What’s Worse? Making a Mistake or Poorly Processing the Mistake?
Susan hasn’t been the same since she made a mistake in a meeting with an important potential client. She used to be the most confident member of the sales team. Now she’s hesitant to go after new accounts.
While Susan’s manager Glenn is frustrated with her mistake, what he really wants is his confident and high-producing salesperson back.
What’s getting in the way of Susan’s recovery from her mistake?
What can Glenn do to help her move on?
Replaying Mistakes in Your Mind
Ever since her mess-up, Susan has replayed the events in her head. The soundtrack for that mental film: “How could I have been such an idiot? I should have known that strategy wouldn’t work with this guy. Why didn’t I read his cues that I was off-track sooner? I’ve lost it. I’ve just been fooling myself to think I am good at this job.”
No wonder Susan feels hesitant. With that constant stream of negative self-talk, she’s continually reinforcing her feelings of shame and fear. Susan is triggering brain activity that keeps her in the brain’s “low road” emotion centers instead of the “high road” part that allows for clear thought and creativity.
Here’s what Daniel Goleman said about this phenomenon in his book, Social Intelligence: The New Science of Human Relationships:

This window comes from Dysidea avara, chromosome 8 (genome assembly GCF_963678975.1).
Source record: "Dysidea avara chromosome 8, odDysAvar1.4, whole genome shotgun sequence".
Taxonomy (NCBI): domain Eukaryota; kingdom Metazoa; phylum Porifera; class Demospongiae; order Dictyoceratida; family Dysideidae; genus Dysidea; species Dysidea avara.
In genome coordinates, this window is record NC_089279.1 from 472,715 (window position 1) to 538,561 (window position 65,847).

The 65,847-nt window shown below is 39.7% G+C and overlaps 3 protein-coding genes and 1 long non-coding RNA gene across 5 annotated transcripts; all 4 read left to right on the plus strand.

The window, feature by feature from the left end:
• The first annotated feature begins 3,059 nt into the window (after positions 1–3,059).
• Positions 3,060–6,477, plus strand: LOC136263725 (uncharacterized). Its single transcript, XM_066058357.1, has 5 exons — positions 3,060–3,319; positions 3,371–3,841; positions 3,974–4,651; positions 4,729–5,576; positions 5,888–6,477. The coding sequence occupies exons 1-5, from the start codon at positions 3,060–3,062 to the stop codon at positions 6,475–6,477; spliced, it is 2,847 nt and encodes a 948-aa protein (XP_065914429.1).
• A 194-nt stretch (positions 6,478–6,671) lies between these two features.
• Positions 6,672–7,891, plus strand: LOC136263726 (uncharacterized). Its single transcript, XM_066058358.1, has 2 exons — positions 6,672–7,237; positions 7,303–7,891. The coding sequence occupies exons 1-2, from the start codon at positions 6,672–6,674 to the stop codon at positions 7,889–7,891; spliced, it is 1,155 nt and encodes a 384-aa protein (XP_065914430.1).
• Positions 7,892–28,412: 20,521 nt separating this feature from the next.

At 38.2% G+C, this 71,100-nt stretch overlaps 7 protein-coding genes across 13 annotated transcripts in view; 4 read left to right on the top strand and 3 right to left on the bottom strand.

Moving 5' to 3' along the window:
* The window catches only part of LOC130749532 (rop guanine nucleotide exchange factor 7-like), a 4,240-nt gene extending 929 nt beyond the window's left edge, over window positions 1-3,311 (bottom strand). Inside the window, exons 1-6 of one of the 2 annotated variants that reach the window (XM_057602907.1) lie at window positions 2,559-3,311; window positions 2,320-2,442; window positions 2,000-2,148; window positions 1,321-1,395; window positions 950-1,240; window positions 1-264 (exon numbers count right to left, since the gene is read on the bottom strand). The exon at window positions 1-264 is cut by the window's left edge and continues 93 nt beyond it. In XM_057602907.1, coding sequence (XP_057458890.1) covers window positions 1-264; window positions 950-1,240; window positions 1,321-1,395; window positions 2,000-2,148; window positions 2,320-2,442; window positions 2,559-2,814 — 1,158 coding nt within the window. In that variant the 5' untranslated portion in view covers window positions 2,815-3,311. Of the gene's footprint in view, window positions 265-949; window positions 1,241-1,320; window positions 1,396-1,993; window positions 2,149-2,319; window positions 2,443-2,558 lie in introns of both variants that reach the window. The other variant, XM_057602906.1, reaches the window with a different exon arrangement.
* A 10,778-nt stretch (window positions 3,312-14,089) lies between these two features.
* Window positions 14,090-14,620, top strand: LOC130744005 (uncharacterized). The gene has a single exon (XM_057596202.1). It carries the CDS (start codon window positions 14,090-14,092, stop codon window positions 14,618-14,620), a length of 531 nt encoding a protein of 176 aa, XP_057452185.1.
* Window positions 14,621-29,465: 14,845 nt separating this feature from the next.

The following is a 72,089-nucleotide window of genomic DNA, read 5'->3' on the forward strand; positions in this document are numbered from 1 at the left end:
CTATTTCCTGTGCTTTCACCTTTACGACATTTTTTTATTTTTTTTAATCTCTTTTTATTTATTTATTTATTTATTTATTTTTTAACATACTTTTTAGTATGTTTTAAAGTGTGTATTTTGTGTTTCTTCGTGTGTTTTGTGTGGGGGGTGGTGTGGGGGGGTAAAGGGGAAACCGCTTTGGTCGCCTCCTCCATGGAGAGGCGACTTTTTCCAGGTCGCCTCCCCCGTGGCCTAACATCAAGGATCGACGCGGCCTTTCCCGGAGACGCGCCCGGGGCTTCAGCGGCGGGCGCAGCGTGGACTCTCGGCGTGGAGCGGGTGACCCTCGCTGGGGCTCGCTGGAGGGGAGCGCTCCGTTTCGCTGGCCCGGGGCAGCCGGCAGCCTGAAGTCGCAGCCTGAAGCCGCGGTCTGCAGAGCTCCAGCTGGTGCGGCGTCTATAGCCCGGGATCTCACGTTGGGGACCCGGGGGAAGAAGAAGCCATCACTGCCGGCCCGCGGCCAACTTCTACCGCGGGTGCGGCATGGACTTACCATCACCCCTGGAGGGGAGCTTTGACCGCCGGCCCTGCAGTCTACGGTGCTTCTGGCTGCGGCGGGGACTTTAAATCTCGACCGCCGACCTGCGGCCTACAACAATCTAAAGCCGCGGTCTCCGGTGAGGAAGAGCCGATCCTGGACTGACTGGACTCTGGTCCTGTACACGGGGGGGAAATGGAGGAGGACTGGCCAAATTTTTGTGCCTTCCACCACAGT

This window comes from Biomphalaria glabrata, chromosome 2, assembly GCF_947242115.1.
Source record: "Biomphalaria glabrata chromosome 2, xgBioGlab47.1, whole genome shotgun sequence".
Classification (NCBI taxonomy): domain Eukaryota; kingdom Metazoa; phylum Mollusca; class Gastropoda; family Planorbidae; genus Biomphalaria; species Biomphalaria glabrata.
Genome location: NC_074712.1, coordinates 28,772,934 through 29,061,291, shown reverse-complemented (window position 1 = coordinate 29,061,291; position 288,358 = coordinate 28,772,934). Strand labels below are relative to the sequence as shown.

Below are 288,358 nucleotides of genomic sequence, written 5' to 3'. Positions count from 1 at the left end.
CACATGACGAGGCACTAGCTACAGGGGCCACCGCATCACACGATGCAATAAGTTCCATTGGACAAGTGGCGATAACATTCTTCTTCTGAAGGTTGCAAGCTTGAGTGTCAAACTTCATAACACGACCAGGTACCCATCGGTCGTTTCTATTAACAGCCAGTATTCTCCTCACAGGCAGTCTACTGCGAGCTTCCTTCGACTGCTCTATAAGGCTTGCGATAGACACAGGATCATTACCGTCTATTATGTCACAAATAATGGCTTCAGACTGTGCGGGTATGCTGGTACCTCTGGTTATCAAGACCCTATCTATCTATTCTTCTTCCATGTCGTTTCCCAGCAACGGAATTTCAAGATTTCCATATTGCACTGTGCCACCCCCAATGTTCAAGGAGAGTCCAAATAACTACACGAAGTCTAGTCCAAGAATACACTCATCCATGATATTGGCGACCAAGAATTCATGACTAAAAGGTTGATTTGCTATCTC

“When we are under stress the HPA axis roars into action, preparing the body for crisis. Among other biological maneuvers, the amygdala commandeers the prefrontal cortex, the brain’s executive center…. As our brain hands decision-making over to the low road, we lose our ability to think at our best. The more intense the pressure, the more our performance and thinking will suffer. The ascendant amygdala handicaps our abilities for learning, for holding information in working memory, for reacting flexibly and creatively, for focusing attention at will, and for planning and organizing effectively….
The neural highway for dysphoria runs from the amygdala to the right side of the prefrontal cortex. As this circuitry activates, our thoughts fixate on what has triggered the distress. And as we become preoccupied by, say, worry or resentment, our mental agility sputters. Likewise, when we are sad activity levels in the prefrontal cortex drop and we generate fewer thoughts. Extremes of anxiety and anger on the one hand, and sadness on the other, push brain activity beyond its zones of effectiveness.”
Recovering from Mistakes
Cleaning up after a mistake requires a range of practical and mental steps. For Susan, the key is to shift away from replaying the scene continuously in her mind. Being able to change her focus from that past incident will help ease the brain chemicals triggering her distress. Goleman wrote about such recovery in “Can You Pass this Stress Test?”: